Burnout is a new term included by the World Health Organization (WHO) in its International Classification of Diseases Handbook. It is described as a “syndrome” associated with “chronic workplace stress that has not been successfully managed”.

The international agency has recognized working very hard as an occupational phenomenon. According to the WHO, the diagnosis of burnout can be done easily. The doctors will have to closely observe the patients and check if they are showing any of the below mentioned symptoms:

  1. Feelings of energy depletion of exhaustion
  2. Increased mental distance from one’s job or feelings of negativism or cynicism related to one’s job
  3. Reduced professional efficacy

The organization also noted that burnout phenomena is related to “occupational context” and it “should not be applied to describe experiences in other areas of life”.

American psychologist Herbert Freudenberger was the first person to use burnout as a psychological term. He used the word to describe the outcome of severe stress among professionals, especially doctors and nurses.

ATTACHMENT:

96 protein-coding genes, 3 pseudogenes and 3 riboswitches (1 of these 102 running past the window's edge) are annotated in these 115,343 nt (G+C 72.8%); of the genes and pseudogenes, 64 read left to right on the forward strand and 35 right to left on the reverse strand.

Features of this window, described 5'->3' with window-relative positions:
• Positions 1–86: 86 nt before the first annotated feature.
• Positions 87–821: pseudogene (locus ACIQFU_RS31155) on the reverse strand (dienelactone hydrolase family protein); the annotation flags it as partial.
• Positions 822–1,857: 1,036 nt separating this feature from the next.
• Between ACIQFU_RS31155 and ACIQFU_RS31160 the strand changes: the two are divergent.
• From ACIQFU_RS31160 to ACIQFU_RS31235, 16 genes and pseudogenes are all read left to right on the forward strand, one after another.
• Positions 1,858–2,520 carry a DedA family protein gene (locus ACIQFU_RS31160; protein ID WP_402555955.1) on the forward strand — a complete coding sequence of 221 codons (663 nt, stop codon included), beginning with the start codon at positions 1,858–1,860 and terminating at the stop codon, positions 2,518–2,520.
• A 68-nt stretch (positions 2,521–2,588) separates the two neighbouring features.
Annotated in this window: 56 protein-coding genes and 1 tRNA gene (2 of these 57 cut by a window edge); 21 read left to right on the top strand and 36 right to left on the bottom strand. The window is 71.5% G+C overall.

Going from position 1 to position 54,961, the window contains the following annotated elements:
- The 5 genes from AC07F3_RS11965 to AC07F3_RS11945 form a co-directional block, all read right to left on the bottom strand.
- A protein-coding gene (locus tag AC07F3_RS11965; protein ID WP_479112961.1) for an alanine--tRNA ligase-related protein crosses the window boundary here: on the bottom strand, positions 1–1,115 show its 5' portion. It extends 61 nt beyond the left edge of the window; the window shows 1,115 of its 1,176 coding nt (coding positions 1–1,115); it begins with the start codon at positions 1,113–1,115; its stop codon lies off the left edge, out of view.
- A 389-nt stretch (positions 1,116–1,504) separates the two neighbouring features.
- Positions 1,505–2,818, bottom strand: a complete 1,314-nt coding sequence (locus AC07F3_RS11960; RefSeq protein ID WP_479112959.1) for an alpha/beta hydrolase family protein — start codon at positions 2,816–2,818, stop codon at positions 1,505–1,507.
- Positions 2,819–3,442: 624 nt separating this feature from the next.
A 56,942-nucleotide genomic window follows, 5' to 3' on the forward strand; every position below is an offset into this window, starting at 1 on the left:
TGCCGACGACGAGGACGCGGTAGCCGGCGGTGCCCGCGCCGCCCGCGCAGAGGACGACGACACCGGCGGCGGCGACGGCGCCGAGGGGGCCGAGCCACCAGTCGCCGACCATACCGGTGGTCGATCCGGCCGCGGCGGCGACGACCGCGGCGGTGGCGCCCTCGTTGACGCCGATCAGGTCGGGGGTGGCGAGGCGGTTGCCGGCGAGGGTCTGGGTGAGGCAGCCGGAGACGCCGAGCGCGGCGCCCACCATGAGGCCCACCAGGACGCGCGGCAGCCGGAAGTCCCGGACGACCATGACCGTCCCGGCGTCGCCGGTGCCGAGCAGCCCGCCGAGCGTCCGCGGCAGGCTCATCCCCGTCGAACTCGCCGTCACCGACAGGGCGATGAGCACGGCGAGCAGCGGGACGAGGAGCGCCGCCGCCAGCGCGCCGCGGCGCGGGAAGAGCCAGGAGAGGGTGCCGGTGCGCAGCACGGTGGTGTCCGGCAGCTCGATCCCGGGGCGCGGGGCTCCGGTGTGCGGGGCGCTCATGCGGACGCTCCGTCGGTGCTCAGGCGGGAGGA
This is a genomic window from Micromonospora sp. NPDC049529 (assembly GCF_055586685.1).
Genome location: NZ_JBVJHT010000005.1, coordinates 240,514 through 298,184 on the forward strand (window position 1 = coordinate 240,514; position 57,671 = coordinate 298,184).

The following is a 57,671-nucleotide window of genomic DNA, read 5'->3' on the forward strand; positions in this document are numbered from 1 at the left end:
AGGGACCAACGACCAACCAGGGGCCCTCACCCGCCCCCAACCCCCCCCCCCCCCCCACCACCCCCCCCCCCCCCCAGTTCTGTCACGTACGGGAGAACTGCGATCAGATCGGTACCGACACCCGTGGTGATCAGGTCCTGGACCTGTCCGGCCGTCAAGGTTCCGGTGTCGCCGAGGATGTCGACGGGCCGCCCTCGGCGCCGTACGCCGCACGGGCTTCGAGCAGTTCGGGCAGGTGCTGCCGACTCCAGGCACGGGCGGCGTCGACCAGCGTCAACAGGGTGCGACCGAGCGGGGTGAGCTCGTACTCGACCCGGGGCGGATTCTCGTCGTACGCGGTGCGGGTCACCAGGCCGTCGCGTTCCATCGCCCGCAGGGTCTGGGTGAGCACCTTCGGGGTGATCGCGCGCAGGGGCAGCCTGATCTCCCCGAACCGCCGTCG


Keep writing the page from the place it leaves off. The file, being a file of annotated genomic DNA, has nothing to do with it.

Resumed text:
The term was coined in the 1970s to help professionals who were being “burned out” – listless, exhausted and unable to cope – even sacrificing themselves for others, according to National Institutes of Health.

In current scenario, the term can be used to describe anyone “from stressed-out careerists and celebrities to overworked employees and homemakers”.

However, experts in the field of psychology believe that it is important to bring more clarity to the definition of burnout.

“There needs to be greater critical discussion on how we can more precisely measure and define this condition,” Elaine Cheung, a professor of medical social sciences at Northwestern University Feinberg School of Medicine, said in a statement.

Though Cheung welcomed the WHO’s new definition of burnout, she said the description needs to include some instructions for mental health professionals, such as ruling out mood disorders, anxiety and other stress-related disorders while diagnosing a patient.

“Burnout is different from depression in that it is tied specifically to our work and our relationship with our work. I think a lot of people have a lay definition of what burnout may be. But I think by highlighting the specific facets of burnout ... my hope is that it might create greater awareness,” Cheung told NPR.

Employees and employers may not have to wait longer to know more about the occupational phenomenon called burnout. WHO has already announced its plan to develop an “evidence-based guidelines on mental well-being in the work place.

Millennials Are Stressed
Millenials are more stressed than ever nowadays. Here, Lydia Ko of New Zealand shows her frustration on the 18th green during day five of the New Zealand Women's Open at Windross Farm on October 2, 2017 in Auckland, New Zealand. Hannah Peters/Getty Images